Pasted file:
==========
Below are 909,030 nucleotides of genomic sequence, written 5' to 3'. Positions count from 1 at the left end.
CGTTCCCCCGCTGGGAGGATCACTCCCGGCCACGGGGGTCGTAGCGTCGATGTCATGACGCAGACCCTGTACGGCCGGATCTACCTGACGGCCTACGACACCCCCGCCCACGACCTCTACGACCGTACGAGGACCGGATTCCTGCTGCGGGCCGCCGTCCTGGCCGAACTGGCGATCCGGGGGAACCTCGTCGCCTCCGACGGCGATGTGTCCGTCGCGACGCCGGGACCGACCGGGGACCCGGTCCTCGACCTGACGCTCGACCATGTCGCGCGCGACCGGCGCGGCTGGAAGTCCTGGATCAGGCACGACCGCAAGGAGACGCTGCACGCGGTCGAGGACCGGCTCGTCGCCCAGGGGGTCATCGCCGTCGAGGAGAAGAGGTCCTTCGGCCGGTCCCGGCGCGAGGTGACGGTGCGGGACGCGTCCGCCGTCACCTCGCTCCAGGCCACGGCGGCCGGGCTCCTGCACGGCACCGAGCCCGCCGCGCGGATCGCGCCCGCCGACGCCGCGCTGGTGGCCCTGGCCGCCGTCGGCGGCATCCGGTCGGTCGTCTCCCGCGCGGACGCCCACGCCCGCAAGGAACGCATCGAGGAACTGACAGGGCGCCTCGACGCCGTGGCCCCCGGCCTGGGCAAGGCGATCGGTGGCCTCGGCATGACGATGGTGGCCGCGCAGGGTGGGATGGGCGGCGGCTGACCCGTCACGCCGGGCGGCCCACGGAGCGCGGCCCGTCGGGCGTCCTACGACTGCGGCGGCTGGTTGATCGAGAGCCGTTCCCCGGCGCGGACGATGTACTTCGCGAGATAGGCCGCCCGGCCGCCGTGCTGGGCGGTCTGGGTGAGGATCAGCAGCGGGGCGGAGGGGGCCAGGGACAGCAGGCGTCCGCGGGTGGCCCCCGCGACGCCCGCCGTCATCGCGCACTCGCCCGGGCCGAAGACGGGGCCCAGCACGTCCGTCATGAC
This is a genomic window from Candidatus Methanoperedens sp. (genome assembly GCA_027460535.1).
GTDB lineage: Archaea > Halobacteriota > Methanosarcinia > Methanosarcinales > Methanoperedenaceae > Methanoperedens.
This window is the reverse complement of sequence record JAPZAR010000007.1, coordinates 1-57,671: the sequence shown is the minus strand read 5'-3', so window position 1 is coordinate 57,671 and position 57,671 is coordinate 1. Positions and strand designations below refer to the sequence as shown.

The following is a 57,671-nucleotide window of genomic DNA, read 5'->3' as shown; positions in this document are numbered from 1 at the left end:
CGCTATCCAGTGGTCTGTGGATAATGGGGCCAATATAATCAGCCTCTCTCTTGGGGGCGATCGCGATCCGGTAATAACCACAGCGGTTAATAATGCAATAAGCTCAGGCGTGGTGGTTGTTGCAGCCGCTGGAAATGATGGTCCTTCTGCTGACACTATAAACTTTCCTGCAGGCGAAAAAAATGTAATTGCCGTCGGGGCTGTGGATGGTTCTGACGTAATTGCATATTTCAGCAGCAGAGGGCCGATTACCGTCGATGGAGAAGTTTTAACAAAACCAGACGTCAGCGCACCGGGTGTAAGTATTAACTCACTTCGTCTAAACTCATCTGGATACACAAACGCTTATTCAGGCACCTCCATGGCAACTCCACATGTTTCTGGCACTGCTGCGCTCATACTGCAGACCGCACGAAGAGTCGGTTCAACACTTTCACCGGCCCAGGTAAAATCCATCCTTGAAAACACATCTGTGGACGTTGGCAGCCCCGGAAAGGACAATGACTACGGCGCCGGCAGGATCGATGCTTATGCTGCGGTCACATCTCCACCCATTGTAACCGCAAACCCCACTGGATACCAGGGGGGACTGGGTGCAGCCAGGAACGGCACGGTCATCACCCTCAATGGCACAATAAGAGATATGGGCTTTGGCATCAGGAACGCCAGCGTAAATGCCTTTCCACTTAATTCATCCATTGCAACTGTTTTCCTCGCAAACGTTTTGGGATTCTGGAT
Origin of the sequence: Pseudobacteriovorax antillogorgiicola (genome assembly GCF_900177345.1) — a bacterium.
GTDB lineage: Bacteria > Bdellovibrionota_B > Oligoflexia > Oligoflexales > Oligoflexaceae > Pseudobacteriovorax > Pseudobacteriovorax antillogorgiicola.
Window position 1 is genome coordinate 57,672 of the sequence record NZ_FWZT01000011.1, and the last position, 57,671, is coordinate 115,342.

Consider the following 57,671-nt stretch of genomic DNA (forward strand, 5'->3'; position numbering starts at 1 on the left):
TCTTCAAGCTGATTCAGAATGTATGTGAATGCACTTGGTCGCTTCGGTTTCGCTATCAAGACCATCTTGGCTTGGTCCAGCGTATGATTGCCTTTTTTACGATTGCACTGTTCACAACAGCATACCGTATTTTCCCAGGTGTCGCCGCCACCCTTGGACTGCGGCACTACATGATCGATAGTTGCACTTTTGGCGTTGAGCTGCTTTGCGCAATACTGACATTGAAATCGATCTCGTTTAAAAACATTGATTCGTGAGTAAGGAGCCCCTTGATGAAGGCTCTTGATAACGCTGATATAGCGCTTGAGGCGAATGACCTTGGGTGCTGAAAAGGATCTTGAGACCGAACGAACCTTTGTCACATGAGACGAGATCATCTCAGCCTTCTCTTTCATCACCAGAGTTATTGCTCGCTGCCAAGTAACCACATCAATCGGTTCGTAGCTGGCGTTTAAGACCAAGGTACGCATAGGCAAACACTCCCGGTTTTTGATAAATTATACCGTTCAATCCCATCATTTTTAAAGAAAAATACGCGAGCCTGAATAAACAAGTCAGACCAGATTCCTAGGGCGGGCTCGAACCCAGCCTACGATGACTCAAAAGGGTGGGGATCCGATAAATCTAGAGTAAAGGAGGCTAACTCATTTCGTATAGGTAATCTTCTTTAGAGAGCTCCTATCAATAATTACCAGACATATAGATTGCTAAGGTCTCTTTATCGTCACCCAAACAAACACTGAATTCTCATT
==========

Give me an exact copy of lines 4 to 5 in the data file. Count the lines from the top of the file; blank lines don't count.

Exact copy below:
GTDB lineage: Archaea > Halobacteriota > Methanosarcinia > Methanosarcinales > Methanoperedenaceae > Methanoperedens.
This window is the reverse complement of sequence record JAPZAR010000007.1, coordinates 1-57,671: the sequence shown is the minus strand read 5'-3', so window position 1 is coordinate 57,671 and position 57,671 is coordinate 1. Positions and strand designations below refer to the sequence as shown.